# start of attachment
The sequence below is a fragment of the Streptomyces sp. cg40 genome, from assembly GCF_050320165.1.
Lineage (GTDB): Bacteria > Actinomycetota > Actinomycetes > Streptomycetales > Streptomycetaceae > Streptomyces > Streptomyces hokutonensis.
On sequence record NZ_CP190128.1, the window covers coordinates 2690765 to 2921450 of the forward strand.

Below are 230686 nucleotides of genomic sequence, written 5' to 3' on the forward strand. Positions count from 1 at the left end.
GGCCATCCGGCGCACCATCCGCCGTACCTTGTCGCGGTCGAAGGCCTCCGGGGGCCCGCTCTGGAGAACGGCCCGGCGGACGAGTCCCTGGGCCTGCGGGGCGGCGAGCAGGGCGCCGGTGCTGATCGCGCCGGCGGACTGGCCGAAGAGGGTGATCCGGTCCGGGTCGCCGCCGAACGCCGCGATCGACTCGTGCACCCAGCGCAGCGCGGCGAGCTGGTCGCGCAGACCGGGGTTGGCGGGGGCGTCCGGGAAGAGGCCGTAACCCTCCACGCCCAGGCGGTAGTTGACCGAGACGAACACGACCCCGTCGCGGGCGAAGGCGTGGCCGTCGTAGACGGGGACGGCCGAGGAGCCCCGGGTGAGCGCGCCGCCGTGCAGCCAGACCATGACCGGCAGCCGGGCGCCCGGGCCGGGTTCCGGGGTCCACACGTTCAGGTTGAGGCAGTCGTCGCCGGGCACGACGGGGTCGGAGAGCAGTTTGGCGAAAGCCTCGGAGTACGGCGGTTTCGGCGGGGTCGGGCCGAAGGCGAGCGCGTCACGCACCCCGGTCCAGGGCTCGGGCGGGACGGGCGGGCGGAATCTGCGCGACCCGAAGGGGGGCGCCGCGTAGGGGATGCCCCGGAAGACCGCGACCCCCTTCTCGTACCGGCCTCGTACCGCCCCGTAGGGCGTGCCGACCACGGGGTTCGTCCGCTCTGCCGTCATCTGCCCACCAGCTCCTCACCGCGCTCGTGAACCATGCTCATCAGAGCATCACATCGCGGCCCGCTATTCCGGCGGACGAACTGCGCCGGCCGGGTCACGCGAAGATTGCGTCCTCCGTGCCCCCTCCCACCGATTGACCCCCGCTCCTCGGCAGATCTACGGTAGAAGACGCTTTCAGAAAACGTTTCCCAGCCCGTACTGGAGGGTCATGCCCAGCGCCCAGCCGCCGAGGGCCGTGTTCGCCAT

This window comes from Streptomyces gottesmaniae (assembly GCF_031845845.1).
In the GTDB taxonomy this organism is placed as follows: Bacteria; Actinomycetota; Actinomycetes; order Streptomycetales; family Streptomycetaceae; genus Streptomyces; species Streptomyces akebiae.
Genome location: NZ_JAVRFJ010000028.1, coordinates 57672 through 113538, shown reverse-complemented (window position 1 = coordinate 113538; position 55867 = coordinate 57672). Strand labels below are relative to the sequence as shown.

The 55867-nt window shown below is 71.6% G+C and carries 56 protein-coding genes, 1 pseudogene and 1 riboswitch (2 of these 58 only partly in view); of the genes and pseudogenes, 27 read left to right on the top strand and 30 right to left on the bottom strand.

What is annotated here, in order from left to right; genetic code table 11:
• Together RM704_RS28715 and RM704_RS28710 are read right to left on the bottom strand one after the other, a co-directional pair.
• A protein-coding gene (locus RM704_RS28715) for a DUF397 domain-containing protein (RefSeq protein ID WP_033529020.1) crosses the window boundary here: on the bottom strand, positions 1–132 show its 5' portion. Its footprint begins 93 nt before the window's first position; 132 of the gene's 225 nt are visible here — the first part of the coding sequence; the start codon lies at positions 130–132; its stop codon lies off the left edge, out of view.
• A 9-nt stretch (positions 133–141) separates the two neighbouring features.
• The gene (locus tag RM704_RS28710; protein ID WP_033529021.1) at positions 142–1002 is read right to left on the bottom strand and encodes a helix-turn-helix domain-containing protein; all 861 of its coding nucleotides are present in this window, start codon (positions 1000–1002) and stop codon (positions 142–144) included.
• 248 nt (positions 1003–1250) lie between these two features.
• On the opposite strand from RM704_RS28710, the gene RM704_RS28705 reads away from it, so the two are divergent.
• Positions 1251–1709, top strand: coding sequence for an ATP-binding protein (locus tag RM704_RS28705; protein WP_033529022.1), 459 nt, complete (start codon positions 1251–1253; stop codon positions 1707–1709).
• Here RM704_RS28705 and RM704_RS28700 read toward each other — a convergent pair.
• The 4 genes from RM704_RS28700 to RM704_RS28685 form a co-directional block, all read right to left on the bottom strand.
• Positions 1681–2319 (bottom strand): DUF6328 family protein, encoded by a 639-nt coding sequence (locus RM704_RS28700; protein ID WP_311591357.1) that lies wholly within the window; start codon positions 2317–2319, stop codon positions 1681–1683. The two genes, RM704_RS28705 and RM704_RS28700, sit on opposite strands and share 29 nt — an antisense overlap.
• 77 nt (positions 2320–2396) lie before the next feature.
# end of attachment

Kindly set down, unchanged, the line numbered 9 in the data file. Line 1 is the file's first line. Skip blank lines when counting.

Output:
The 55867-nt window shown below is 71.6% G+C and carries 56 protein-coding genes, 1 pseudogene and 1 riboswitch (2 of these 58 only partly in view); of the genes and pseudogenes, 27 read left to right on the top strand and 30 right to left on the bottom strand.